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  1. Beverly Woolf
  2. https://www.cs.umass.edu/faculty/directory/woolf_beverly
  3. Research Professor
  4. Presenter’s NSFRESOURCECENTERS
  5. University of Massachusetts Amherst
  1. Danielle Allessio
  2. http://people.umass.edu/~allessio/index.html
  3. Graduate Student College of Education
  4. Presenter’s NSFRESOURCECENTERS
  5. University of Massachusetts Amherst
  1. Ivon Arroyo
  2. http://www.wpi.edu/academics/facultydir/ia2.html
  3. Assistant Professor
  4. Presenter’s NSFRESOURCECENTERS
  5. Worcester Polytechnic Institute

Impact of Adaptive Interventions on Student Affect, Performance, and Learning

NSF Awards: 1324825

2015 (see original presentation & discussion)

Grades 6-8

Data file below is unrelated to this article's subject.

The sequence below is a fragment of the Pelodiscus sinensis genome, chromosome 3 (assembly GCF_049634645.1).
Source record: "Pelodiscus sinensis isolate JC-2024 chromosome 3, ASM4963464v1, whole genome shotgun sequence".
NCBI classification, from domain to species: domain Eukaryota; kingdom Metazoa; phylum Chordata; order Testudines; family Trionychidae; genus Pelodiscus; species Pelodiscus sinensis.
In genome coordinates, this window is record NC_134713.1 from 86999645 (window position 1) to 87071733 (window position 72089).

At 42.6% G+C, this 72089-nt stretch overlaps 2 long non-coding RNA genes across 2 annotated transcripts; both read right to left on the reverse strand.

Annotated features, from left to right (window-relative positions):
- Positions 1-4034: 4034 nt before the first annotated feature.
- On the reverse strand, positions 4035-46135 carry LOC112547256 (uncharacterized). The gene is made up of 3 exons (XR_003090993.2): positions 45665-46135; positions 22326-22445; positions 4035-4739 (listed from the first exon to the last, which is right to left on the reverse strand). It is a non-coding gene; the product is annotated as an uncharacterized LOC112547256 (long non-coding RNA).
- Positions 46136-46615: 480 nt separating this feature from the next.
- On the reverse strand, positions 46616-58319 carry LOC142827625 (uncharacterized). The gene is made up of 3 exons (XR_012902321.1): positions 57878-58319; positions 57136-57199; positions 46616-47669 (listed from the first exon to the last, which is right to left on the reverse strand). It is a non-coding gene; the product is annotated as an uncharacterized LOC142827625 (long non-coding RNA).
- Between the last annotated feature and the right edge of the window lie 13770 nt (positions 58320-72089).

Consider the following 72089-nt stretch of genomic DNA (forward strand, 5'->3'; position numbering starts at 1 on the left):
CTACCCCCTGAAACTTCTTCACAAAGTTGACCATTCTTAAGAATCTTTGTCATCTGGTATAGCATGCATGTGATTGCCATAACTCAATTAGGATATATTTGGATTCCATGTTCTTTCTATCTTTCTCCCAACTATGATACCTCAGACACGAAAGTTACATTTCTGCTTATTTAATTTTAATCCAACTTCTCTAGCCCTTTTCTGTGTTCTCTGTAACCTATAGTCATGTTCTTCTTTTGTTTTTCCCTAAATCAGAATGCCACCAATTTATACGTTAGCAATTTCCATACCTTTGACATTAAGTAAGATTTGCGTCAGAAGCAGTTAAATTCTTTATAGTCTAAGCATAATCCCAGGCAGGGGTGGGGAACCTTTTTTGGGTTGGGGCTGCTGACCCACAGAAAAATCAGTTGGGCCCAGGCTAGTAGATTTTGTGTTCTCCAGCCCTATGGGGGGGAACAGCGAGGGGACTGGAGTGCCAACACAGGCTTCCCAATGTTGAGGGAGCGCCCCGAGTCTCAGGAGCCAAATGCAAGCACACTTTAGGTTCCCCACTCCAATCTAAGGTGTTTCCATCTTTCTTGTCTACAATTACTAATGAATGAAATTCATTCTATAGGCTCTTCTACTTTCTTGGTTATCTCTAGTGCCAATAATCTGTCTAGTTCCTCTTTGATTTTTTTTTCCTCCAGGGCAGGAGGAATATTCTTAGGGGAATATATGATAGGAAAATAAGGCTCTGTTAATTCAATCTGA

This research address how an online instructional tutor can respond to student emotion in online contexts. What to do when students are frustrated or anxious, bored or disappointed? We are evaluating the hypothesis that tailored emotional interventions can positively impact students’ emotions, attitude, and performance during learning. Our team has created MathSpring, an intelligent tutor, and has built models to detect student emotion in real-time, as students use the tutor, with and without sensors of physiological activity. We are measuring the impact of pedagogical treatments, such as reports of student progress and providing a choice to students about future curriculum. We intend to identify concrete principles about how a system might respond to student emotion as it occurs and to contribute to a theory of affect in interactive learning environments. In our past work, we integrated gendered and ethnic learning companions (male and female, White, Hispanic and African American), which offer advice and encouragement by talking to students. Learning companions can gesture and train attributions for “success/failure” – for example, the idea that intelligence is malleable, perseverance and practice are needed to learn, making mistakes is an essential part of learning and that temporary failure is not due to a lack of innate ability. In sum, we target students’ emotion in-situ in online learning, are gathering fine-grained data on emotions during learning, and will assess the impact of specific affective interventions on a moment-to-moment basis.

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